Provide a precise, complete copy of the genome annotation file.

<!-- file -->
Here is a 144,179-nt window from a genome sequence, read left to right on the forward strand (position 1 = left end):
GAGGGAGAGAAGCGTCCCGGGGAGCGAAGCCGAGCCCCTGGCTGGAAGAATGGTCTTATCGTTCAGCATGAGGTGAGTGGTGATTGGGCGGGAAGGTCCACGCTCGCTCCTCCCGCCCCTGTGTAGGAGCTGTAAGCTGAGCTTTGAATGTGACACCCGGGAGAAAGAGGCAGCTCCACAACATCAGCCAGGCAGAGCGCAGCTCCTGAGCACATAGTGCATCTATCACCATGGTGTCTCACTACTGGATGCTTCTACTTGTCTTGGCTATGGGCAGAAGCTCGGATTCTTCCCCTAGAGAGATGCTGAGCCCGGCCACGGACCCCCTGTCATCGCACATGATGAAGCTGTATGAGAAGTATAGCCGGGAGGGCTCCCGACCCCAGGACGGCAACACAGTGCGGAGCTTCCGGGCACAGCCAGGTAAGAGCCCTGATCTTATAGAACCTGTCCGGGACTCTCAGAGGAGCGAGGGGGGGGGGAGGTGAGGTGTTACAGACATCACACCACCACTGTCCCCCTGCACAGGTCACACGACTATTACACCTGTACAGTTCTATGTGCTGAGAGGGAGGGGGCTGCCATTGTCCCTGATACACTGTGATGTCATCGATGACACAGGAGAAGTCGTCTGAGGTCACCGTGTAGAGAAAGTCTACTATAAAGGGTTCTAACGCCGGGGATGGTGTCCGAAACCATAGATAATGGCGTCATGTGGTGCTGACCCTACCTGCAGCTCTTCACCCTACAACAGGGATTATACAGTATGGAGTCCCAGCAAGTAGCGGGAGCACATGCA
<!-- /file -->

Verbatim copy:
Here is a 144,179-nt window from a genome sequence, read left to right on the forward strand (position 1 = left end):
GAGGGAGAGAAGCGTCCCGGGGAGCGAAGCCGAGCCCCTGGCTGGAAGAATGGTCTTATCGTTCAGCATGAGGTGAGTGGTGATTGGGCGGGAAGGTCCACGCTCGCTCCTCCCGCCCCTGTGTAGGAGCTGTAAGCTGAGCTTTGAATGTGACACCCGGGAGAAAGAGGCAGCTCCACAACATCAGCCAGGCAGAGCGCAGCTCCTGAGCACATAGTGCATCTATCACCATGGTGTCTCACTACTGGATGCTTCTACTTGTCTTGGCTATGGGCAGAAGCTCGGATTCTTCCCCTAGAGAGATGCTGAGCCCGGCCACGGACCCCCTGTCATCGCACATGATGAAGCTGTATGAGAAGTATAGCCGGGAGGGCTCCCGACCCCAGGACGGCAACACAGTGCGGAGCTTCCGGGCACAGCCAGGTAAGAGCCCTGATCTTATAGAACCTGTCCGGGACTCTCAGAGGAGCGAGGGGGGGGGGAGGTGAGGTGTTACAGACATCACACCACCACTGTCCCCCTGCACAGGTCACACGACTATTACACCTGTACAGTTCTATGTGCTGAGAGGGAGGGGGCTGCCATTGTCCCTGATACACTGTGATGTCATCGATGACACAGGAGAAGTCGTCTGAGGTCACCGTGTAGAGAAAGTCTACTATAAAGGGTTCTAACGCCGGGGATGGTGTCCGAAACCATAGATAATGGCGTCATGTGGTGCTGACCCTACCTGCAGCTCTTCACCCTACAACAGGGATTATACAGTATGGAGTCCCAGCAAGTAGCGGGAGCACATGCA